Tuesday, June 23, 2009

Brand Monopoly

Much of management jargon makes way for lucid understanding through real life examples. Especially, the many convoluted terms related to brands/product management strike congruous notes when combined with practical experiences of customers.

How many times have we seen shops with boards displaying – STD, ISD, PCO, XEROX? How many times have we read the following note in application forms – “Please produce attested xerox copies of certificates”? How many times have you and I uttered – “I have to take two xerox copies of this form, I am going to the nearby xerox shop”?

XEROX is the name of a company and photocopy is the name of the process/product we are talking about. I need to submit attested photocopies of the certificate would have been the appropriate way of saying had it not been for the brand monopoly exercised by Xerox. Xerox Corporation headquartered in Connecticut, USA is a global document management company that manufactures and sells black and white printers and photocopy machines/photocopiers. Founded in 1906, Xerox rose to prominence in the year 1959 with the first developed plain paper photocopier named Xerox 914. Thereafter, Xerox has only monopolized the field to elephantine extents that the trademark of this corporation is an acclaimed verb in most dictionaries including the Oxford English Dictionary. Therefore, the next time I/you say, “I xeroxed the document and sent it by post” we justifiably are correct.

How many times have we had a conversation such as below with shop vendors “One litre refined oil tetrapacket, please”, “Please give 1 frooti; in reply, the shopkeeper – “Bottle or tetrapack?” ? Here again, Tetrapak is a multinational food processing and packaging company based in Lund, Sweden. The company founded in 1951, by Ruben Rausing began with a tetrahedral package called Tetra Classic, its inventor being Erik Wallenberg and rose to a universal stature in aseptic food processing and packaging of liquid foods. Rausing improved upon Tetra classic (shaped like a tetrahedron) and created different forms like rectangular cuboid carton (Tetra Brik), wedge like (Tetra Wedge), pouch like (Tetra Fino) and pyramidal (Tetra Prisma). His sons/successors made Tetrapak a ubiquitous name in packaging, a synonym for a carton like package for fluids. And truly, today we hardly bother about the shapes/forms, for us everything is TETRAPAK. Such is their omnipresence in industry that similar products from competing firms are only fondly addressed as Tetrapak by customers world over.

An exceptionally noteworthy example is that of Dalda, how it simply replaced the product name Vanaspati, rather eliminated it completely from the Indian kitchen. There were times when every Indian household provisions/groceries list featured Dalda – 1 Kg; not Vanaspati, just Dalda. The yellow color container with a green palm picture on its body bears a brand that has a tellable story. You may visit - http://www.daldaindia.com/about/history.asp for it or refer to its smaller excerpt stated below.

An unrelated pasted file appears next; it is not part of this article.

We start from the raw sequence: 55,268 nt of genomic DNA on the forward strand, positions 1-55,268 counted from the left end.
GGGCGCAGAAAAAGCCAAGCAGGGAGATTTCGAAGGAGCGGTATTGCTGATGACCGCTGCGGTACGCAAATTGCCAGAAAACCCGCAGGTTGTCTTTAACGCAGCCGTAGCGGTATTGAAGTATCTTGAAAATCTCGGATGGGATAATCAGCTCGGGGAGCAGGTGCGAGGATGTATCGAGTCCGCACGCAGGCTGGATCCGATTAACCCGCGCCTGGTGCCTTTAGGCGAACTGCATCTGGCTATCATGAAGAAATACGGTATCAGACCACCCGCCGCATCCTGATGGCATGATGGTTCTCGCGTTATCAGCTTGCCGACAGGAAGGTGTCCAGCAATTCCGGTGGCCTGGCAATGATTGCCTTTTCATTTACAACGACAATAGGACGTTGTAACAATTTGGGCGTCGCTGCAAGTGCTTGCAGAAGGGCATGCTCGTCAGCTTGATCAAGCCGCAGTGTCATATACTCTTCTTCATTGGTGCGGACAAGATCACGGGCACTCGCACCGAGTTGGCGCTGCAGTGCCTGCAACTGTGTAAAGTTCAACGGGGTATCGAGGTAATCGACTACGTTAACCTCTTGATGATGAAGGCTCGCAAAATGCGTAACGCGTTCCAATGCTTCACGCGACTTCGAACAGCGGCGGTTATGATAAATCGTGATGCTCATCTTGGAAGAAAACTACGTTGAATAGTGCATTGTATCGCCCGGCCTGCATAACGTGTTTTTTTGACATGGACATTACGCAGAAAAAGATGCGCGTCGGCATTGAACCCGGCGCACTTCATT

The name Dalda has Dutch roots and was imported into India for the first time in 1930s by the Dutch company – Dada & Co. The Hindustan Vanaspati Manufacturing Co (Now HLL) wanted to start manufacturing Vanaspati and Dada & Co insisted that its company name be used for the product. Hindustan Lever too wanted to establish its mark and therefore evolved a name Dada with a L (for lever) in between – Dalda that simply rocked South Asia. Dalda is currently owned by Bunge Limited, a big North American oil-producing firm. Today, Dalda India is entrusted with a job of manufacturing & marketing sunflower, soyabean, mustard and groundnut oils but the customer interface with this company largely rests on a single name “Dalda” that implicitly refers to Vanaspati.

Such are cases of brand monopoly that the end customer uses the company/brand name interchangeably with the product only to give bountiful uneasiness to competitors in the same arena.

Well, I still cannot forget those days when chocolate to me meant only Cadburys. “Papa, I want Cadburys”, I would say and happily devour the contents of a purple colored wrapper with the symbol of two glasses of milk on it. Such is the sustained monopoly of this company in chocolates/confectionary industry that it recently filed a patent on the color “Cadbury purple” and christened it as Pantone 2685C at patent office.


Juhi said...

And maggi was synonymous to any kind of noodles when I was a kid.....

CK said...

Hey Divya.. nice post..lots of information, you've done some sound research I can see :). Lots of stuff I dint know really, particularly the Dalda origins. One interesting thing I remember about Dalda on a totally different note. I guess the first ad campaigns of Dalda featured a now frequently seen face on Indian television. She has acted in quite a few serials and movies, typically takes on mom's role for hero/heroines. She became so synonymous with the Dalda ad that to date we dont know her actual name. Everytime we see her on screen at home we just call her Dalda Aunty :)